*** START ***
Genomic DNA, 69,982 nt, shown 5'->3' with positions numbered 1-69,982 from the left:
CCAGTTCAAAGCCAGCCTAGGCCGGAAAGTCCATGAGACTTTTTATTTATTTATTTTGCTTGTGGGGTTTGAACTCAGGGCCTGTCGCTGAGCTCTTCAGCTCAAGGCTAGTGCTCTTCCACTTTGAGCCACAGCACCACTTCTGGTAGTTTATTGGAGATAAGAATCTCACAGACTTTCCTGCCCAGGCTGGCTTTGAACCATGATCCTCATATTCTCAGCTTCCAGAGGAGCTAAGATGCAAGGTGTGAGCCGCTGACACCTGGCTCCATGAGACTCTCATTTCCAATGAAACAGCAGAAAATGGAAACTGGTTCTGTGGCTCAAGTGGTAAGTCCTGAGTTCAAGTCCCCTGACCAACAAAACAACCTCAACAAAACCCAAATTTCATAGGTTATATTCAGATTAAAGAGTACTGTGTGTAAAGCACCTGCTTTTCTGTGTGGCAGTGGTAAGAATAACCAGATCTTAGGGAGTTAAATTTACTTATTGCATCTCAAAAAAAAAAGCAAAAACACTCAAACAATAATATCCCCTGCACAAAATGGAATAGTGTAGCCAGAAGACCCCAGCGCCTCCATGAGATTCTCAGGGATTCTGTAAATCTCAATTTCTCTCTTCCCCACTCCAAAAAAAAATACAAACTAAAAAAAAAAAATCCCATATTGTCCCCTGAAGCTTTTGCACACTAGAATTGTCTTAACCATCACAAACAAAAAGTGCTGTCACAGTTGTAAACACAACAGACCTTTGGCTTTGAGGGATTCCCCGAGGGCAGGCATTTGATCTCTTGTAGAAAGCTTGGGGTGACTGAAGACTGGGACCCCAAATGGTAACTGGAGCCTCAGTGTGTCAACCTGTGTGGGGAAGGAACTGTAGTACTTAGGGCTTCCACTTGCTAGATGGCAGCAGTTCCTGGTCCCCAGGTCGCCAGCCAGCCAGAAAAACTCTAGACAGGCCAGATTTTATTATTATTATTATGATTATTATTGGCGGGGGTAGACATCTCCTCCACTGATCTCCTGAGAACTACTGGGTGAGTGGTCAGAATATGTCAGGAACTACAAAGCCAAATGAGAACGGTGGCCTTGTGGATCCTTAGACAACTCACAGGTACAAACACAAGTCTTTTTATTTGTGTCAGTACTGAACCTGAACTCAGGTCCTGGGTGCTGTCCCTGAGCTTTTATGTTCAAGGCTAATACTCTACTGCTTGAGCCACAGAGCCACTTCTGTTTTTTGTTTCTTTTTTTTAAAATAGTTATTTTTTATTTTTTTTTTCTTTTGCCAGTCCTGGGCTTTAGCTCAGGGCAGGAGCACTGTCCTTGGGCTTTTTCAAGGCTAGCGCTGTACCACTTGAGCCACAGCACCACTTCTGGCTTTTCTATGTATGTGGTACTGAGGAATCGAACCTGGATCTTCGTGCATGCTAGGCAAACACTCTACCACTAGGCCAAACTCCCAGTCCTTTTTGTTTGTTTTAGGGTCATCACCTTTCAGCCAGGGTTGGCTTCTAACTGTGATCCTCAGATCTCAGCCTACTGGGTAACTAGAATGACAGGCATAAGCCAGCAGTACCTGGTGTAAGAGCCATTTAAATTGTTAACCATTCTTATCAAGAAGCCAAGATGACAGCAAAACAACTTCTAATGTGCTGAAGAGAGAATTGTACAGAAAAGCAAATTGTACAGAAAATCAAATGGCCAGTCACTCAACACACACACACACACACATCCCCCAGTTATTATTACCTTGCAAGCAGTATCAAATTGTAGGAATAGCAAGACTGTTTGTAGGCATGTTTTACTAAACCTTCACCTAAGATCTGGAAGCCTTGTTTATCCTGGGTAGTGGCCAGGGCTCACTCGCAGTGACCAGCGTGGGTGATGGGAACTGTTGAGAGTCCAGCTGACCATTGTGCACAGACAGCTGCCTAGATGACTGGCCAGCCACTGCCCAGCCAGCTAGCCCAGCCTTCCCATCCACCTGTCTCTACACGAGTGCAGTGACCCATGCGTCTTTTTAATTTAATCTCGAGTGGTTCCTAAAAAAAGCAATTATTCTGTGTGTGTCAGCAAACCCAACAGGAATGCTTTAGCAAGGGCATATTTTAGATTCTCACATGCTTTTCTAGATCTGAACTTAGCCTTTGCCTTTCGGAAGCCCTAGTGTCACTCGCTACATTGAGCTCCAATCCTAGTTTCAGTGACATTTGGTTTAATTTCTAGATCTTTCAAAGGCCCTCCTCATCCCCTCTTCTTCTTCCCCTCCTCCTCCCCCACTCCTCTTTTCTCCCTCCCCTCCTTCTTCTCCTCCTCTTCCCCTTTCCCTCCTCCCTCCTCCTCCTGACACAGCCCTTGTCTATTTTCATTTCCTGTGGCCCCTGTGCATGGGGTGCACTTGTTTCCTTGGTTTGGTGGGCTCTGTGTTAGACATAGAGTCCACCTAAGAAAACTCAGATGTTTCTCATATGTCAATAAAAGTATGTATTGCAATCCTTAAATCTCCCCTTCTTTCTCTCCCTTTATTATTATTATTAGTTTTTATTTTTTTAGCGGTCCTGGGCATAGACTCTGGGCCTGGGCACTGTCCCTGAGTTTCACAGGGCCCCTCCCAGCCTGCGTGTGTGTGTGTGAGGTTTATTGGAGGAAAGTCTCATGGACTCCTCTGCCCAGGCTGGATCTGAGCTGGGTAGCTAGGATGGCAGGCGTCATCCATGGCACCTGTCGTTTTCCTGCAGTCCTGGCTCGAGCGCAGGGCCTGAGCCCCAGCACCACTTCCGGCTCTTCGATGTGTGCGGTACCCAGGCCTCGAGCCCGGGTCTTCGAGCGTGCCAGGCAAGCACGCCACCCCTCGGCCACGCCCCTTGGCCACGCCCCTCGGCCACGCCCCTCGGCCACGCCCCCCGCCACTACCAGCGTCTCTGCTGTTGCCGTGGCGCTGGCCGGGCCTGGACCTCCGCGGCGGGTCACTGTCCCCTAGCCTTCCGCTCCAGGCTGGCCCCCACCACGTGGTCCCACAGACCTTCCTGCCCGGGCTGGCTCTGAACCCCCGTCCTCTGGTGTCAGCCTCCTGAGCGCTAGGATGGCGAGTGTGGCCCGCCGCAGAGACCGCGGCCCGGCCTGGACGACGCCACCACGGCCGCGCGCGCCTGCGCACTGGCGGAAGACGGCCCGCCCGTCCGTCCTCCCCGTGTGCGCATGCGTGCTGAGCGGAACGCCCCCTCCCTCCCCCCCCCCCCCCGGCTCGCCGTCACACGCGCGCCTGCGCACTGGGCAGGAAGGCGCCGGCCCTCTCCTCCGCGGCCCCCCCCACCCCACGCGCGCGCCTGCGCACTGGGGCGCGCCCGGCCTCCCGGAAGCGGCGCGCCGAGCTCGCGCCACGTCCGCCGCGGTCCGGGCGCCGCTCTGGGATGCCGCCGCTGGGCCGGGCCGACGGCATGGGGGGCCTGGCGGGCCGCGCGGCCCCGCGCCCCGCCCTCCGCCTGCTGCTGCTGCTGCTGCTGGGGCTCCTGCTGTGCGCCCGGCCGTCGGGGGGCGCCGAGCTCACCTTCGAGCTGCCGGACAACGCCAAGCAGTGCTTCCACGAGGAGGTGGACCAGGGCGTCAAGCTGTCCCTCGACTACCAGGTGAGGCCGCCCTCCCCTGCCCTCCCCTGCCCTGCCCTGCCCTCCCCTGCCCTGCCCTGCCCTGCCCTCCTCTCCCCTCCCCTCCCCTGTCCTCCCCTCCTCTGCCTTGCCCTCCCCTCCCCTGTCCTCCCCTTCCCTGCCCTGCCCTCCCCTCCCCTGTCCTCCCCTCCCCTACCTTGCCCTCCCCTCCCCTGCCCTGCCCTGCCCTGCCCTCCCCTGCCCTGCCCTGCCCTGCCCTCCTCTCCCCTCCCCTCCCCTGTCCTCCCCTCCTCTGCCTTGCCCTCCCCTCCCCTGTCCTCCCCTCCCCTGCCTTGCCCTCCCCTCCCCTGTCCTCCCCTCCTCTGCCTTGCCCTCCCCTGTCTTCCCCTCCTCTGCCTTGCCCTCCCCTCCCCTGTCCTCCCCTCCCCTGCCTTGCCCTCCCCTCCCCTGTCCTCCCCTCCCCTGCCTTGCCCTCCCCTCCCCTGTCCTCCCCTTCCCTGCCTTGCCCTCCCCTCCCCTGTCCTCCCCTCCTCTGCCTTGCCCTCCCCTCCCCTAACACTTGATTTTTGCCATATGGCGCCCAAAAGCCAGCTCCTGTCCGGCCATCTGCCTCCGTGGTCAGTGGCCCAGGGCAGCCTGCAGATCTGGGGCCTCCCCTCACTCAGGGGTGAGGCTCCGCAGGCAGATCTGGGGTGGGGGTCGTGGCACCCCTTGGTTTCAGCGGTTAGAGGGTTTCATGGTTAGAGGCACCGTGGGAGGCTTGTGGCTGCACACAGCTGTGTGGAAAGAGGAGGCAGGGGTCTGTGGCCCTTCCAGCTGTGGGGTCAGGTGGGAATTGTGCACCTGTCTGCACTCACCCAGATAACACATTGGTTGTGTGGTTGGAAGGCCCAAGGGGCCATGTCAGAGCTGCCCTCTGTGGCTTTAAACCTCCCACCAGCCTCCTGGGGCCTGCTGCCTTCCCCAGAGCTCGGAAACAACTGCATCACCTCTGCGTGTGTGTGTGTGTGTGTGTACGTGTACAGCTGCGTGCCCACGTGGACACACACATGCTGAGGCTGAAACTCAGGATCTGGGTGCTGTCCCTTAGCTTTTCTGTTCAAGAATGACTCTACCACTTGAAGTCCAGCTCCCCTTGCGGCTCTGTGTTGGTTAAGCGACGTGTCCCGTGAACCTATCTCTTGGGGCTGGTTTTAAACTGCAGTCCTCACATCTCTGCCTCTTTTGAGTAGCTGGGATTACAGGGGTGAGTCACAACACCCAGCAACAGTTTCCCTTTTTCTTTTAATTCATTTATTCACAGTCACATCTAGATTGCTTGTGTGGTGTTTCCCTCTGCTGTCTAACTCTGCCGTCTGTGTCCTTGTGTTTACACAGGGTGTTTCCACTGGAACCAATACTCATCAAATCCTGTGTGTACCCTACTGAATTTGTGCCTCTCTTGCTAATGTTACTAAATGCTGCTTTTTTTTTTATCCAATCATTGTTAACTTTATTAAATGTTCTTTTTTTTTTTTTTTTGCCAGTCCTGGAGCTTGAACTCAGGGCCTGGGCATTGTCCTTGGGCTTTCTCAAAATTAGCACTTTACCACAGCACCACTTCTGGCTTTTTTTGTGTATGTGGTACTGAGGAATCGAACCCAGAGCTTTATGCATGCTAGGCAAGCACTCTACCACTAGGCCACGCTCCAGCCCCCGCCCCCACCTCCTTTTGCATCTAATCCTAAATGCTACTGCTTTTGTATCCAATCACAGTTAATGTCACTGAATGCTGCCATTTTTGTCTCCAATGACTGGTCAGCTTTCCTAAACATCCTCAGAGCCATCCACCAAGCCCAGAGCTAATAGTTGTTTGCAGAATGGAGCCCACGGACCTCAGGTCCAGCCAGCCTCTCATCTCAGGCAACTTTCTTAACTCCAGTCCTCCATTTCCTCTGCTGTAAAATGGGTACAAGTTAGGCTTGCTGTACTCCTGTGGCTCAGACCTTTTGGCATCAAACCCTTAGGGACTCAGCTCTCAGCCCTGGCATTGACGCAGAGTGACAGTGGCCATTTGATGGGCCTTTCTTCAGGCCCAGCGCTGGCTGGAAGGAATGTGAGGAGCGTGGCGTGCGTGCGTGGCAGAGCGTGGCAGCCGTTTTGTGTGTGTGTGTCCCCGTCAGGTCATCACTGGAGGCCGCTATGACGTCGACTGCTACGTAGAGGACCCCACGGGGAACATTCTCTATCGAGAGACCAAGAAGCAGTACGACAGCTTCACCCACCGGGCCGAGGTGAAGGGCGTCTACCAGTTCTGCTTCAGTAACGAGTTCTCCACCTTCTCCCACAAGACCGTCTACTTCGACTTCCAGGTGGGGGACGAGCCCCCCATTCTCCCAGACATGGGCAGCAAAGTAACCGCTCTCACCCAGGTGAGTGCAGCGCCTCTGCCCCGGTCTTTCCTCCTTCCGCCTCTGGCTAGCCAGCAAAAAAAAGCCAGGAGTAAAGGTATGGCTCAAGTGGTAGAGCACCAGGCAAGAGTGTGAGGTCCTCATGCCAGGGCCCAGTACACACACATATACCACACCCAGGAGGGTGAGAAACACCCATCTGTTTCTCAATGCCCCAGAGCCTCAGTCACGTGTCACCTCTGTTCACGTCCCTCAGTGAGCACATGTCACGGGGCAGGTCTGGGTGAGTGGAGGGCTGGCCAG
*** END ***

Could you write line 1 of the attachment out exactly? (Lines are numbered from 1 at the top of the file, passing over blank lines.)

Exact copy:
Genomic DNA, 69,982 nt, shown 5'->3' with positions numbered 1-69,982 from the left: